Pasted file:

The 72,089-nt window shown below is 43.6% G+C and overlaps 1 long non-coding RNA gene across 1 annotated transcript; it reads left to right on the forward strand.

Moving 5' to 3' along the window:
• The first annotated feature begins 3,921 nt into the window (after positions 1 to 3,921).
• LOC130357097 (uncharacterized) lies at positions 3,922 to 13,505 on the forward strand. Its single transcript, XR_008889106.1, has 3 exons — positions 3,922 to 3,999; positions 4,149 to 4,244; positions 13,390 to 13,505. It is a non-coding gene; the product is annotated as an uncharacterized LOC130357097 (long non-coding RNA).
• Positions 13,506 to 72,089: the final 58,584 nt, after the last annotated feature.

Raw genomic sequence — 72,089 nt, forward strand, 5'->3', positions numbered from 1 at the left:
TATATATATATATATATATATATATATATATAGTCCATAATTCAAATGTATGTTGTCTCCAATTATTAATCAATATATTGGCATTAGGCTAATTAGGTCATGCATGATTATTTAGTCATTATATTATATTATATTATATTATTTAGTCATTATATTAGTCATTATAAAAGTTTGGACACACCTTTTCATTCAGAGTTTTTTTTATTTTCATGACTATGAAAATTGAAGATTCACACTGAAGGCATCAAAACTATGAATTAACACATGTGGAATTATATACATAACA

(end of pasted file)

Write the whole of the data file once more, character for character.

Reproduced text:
The 72,089-nt window shown below is 43.6% G+C and overlaps 1 long non-coding RNA gene across 1 annotated transcript; it reads left to right on the forward strand.

Moving 5' to 3' along the window:
• The first annotated feature begins 3,921 nt into the window (after positions 1 to 3,921).
• LOC130357097 (uncharacterized) lies at positions 3,922 to 13,505 on the forward strand. Its single transcript, XR_008889106.1, has 3 exons — positions 3,922 to 3,999; positions 4,149 to 4,244; positions 13,390 to 13,505. It is a non-coding gene; the product is annotated as an uncharacterized LOC130357097 (long non-coding RNA).
• Positions 13,506 to 72,089: the final 58,584 nt, after the last annotated feature.

Raw genomic sequence — 72,089 nt, forward strand, 5'->3', positions numbered from 1 at the left:
TATATATATATATATATATATATATATATATAGTCCATAATTCAAATGTATGTTGTCTCCAATTATTAATCAATATATTGGCATTAGGCTAATTAGGTCATGCATGATTATTTAGTCATTATATTATATTATATTATATTATTTAGTCATTATATTAGTCATTATAAAAGTTTGGACACACCTTTTCATTCAGAGTTTTTTTTATTTTCATGACTATGAAAATTGAAGATTCACACTGAAGGCATCAAAACTATGAATTAACACATGTGGAATTATATACATAACA